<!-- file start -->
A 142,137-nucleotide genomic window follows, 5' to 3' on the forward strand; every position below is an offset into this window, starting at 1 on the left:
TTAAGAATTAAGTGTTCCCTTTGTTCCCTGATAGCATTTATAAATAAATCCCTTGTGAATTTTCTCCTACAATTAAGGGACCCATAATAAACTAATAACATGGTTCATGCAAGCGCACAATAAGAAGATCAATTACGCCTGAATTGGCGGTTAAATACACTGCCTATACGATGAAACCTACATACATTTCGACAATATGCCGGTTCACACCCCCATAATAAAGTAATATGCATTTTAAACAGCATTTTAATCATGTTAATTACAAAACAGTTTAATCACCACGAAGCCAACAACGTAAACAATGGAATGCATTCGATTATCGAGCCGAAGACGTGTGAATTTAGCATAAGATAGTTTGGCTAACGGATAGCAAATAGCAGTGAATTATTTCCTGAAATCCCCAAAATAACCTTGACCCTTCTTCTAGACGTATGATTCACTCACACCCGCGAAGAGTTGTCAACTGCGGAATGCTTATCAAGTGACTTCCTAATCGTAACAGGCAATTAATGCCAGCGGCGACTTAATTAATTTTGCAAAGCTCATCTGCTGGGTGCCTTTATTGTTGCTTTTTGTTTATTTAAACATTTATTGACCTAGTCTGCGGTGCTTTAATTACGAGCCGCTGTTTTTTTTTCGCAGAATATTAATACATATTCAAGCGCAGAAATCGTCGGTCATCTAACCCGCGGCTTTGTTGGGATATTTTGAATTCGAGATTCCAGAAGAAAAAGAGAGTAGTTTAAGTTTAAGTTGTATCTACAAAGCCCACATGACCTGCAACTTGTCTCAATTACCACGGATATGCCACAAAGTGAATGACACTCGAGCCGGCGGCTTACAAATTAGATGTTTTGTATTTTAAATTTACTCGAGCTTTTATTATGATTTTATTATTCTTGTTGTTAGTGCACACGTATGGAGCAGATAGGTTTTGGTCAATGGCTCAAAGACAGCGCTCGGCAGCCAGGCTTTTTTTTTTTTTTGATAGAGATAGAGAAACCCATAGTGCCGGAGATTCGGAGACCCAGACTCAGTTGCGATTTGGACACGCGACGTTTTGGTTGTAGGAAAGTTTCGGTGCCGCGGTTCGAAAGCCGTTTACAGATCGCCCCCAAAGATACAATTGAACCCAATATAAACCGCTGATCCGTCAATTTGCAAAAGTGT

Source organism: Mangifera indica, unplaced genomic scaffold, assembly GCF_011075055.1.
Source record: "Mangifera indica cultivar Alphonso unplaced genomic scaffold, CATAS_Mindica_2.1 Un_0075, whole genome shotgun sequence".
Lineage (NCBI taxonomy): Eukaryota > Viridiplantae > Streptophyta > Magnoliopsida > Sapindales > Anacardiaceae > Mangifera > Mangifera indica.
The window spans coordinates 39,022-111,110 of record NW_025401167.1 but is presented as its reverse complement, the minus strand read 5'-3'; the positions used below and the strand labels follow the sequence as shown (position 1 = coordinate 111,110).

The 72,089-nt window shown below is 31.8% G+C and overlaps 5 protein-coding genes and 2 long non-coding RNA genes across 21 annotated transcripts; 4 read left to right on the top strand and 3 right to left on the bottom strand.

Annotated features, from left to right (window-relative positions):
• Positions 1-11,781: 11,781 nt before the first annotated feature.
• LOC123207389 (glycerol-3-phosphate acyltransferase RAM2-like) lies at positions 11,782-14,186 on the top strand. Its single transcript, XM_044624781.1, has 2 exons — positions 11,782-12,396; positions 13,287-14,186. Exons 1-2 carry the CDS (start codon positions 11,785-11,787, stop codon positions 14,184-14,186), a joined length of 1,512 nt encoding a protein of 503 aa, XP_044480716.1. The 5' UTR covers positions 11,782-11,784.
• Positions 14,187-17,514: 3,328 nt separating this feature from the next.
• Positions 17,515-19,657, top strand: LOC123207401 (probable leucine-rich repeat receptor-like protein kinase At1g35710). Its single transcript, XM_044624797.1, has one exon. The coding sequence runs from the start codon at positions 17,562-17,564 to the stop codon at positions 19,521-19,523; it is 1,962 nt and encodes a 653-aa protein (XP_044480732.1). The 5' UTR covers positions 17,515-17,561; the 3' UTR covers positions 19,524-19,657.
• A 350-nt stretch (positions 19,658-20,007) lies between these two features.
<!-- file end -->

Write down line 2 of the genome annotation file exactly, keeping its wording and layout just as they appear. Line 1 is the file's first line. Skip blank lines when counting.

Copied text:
TTAAGAATTAAGTGTTCCCTTTGTTCCCTGATAGCATTTATAAATAAATCCCTTGTGAATTTTCTCCTACAATTAAGGGACCCATAATAAACTAATAACATGGTTCATGCAAGCGCACAATAAGAAGATCAATTACGCCTGAATTGGCGGTTAAATACACTGCCTATACGATGAAACCTACATACATTTCGACAATATGCCGGTTCACACCCCCATAATAAAGTAATATGCATTTTAAACAGCATTTTAATCATGTTAATTACAAAACAGTTTAATCACCACGAAGCCAACAACGTAAACAATGGAATGCATTCGATTATCGAGCCGAAGACGTGTGAATTTAGCATAAGATAGTTTGGCTAACGGATAGCAAATAGCAGTGAATTATTTCCTGAAATCCCCAAAATAACCTTGACCCTTCTTCTAGACGTATGATTCACTCACACCCGCGAAGAGTTGTCAACTGCGGAATGCTTATCAAGTGACTTCCTAATCGTAACAGGCAATTAATGCCAGCGGCGACTTAATTAATTTTGCAAAGCTCATCTGCTGGGTGCCTTTATTGTTGCTTTTTGTTTATTTAAACATTTATTGACCTAGTCTGCGGTGCTTTAATTACGAGCCGCTGTTTTTTTTTCGCAGAATATTAATACATATTCAAGCGCAGAAATCGTCGGTCATCTAACCCGCGGCTTTGTTGGGATATTTTGAATTCGAGATTCCAGAAGAAAAAGAGAGTAGTTTAAGTTTAAGTTGTATCTACAAAGCCCACATGACCTGCAACTTGTCTCAATTACCACGGATATGCCACAAAGTGAATGACACTCGAGCCGGCGGCTTACAAATTAGATGTTTTGTATTTTAAATTTACTCGAGCTTTTATTATGATTTTATTATTCTTGTTGTTAGTGCACACGTATGGAGCAGATAGGTTTTGGTCAATGGCTCAAAGACAGCGCTCGGCAGCCAGGCTTTTTTTTTTTTTTGATAGAGATAGAGAAACCCATAGTGCCGGAGATTCGGAGACCCAGACTCAGTTGCGATTTGGACACGCGACGTTTTGGTTGTAGGAAAGTTTCGGTGCCGCGGTTCGAAAGCCGTTTACAGATCGCCCCCAAAGATACAATTGAACCCAATATAAACCGCTGATCCGTCAATTTGCAAAAGTGT